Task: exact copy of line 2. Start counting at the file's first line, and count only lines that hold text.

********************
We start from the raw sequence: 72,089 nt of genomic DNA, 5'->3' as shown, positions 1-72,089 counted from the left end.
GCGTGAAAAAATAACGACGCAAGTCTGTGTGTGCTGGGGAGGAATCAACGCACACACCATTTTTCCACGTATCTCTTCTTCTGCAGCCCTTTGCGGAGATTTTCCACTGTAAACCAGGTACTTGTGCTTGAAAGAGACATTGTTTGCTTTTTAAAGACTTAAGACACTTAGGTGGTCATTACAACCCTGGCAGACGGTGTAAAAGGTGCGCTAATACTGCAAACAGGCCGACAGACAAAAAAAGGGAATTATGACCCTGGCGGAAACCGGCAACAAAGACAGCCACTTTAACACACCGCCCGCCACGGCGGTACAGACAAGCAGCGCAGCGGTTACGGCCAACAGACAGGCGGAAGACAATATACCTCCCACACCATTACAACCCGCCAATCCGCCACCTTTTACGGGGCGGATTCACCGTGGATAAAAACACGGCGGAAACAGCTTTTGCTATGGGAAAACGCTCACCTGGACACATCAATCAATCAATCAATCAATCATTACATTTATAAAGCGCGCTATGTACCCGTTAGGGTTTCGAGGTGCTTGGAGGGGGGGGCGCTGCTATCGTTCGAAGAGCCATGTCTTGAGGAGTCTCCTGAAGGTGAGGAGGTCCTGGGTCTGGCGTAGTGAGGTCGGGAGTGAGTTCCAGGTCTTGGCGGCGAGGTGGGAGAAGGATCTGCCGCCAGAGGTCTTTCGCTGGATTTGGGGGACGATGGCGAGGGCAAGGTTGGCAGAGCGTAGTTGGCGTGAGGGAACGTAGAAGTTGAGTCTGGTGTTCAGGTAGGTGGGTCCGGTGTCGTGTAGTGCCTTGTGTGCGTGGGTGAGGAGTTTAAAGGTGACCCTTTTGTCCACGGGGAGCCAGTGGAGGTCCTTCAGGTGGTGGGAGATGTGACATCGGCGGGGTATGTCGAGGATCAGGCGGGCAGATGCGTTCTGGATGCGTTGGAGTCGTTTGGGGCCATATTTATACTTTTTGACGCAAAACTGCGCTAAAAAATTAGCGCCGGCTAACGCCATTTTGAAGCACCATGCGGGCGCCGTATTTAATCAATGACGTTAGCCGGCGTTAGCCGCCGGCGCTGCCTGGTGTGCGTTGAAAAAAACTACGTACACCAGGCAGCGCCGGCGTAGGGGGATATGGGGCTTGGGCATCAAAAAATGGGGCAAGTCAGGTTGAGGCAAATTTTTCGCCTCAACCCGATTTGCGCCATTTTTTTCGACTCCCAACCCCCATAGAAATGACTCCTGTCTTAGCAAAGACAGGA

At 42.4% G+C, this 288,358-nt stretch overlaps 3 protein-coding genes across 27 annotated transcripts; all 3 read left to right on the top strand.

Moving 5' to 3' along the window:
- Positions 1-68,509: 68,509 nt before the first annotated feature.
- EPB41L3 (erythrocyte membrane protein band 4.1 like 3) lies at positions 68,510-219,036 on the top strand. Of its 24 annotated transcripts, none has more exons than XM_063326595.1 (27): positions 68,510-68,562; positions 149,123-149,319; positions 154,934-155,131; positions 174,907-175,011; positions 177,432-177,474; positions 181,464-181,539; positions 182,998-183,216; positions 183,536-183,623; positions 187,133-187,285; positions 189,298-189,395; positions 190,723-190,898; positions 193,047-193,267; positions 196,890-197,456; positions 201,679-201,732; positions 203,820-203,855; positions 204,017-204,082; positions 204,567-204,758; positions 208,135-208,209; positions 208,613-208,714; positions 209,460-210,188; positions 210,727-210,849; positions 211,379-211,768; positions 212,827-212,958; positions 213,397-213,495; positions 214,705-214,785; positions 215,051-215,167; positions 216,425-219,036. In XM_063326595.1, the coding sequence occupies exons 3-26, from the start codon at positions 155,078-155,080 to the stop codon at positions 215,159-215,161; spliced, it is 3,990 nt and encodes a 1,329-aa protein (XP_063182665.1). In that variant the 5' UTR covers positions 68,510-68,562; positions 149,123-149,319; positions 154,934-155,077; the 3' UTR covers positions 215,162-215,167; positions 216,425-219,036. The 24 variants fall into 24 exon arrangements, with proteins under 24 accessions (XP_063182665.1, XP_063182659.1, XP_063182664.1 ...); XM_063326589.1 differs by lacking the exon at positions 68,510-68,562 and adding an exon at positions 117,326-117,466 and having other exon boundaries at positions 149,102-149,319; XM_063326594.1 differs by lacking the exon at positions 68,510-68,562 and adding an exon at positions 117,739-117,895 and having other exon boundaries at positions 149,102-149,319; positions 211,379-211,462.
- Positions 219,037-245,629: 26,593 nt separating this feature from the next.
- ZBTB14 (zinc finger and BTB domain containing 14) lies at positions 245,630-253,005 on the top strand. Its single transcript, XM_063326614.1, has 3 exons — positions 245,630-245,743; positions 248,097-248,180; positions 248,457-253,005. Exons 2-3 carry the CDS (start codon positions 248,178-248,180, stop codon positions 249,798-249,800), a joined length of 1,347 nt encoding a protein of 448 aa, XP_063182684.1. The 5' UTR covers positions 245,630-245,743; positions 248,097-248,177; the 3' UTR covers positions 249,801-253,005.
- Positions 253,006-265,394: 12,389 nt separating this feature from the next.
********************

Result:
GCGTGAAAAAATAACGACGCAAGTCTGTGTGTGCTGGGGAGGAATCAACGCACACACCATTTTTCCACGTATCTCTTCTTCTGCAGCCCTTTGCGGAGATTTTCCACTGTAAACCAGGTACTTGTGCTTGAAAGAGACATTGTTTGCTTTTTAAAGACTTAAGACACTTAGGTGGTCATTACAACCCTGGCAGACGGTGTAAAAGGTGCGCTAATACTGCAAACAGGCCGACAGACAAAAAAAGGGAATTATGACCCTGGCGGAAACCGGCAACAAAGACAGCCACTTTAACACACCGCCCGCCACGGCGGTACAGACAAGCAGCGCAGCGGTTACGGCCAACAGACAGGCGGAAGACAATATACCTCCCACACCATTACAACCCGCCAATCCGCCACCTTTTACGGGGCGGATTCACCGTGGATAAAAACACGGCGGAAACAGCTTTTGCTATGGGAAAACGCTCACCTGGACACATCAATCAATCAATCAATCAATCATTACATTTATAAAGCGCGCTATGTACCCGTTAGGGTTTCGAGGTGCTTGGAGGGGGGGGCGCTGCTATCGTTCGAAGAGCCATGTCTTGAGGAGTCTCCTGAAGGTGAGGAGGTCCTGGGTCTGGCGTAGTGAGGTCGGGAGTGAGTTCCAGGTCTTGGCGGCGAGGTGGGAGAAGGATCTGCCGCCAGAGGTCTTTCGCTGGATTTGGGGGACGATGGCGAGGGCAAGGTTGGCAGAGCGTAGTTGGCGTGAGGGAACGTAGAAGTTGAGTCTGGTGTTCAGGTAGGTGGGTCCGGTGTCGTGTAGTGCCTTGTGTGCGTGGGTGAGGAGTTTAAAGGTGACCCTTTTGTCCACGGGGAGCCAGTGGAGGTCCTTCAGGTGGTGGGAGATGTGACATCGGCGGGGTATGTCGAGGATCAGGCGGGCAGATGCGTTCTGGATGCGTTGGAGTCGTTTGGGGCCATATTTATACTTTTTGACGCAAAACTGCGCTAAAAAATTAGCGCCGGCTAACGCCATTTTGAAGCACCATGCGGGCGCCGTATTTAATCAATGACGTTAGCCGGCGTTAGCCGCCGGCGCTGCCTGGTGTGCGTTGAAAAAAACTACGTACACCAGGCAGCGCCGGCGTAGGGGGATATGGGGCTTGGGCATCAAAAAATGGGGCAAGTCAGGTTGAGGCAAATTTTTCGCCTCAACCCGATTTGCGCCATTTTTTTCGACTCCCAACCCCCATAGAAATGACTCCTGTCTTAGCAAAGACAGGA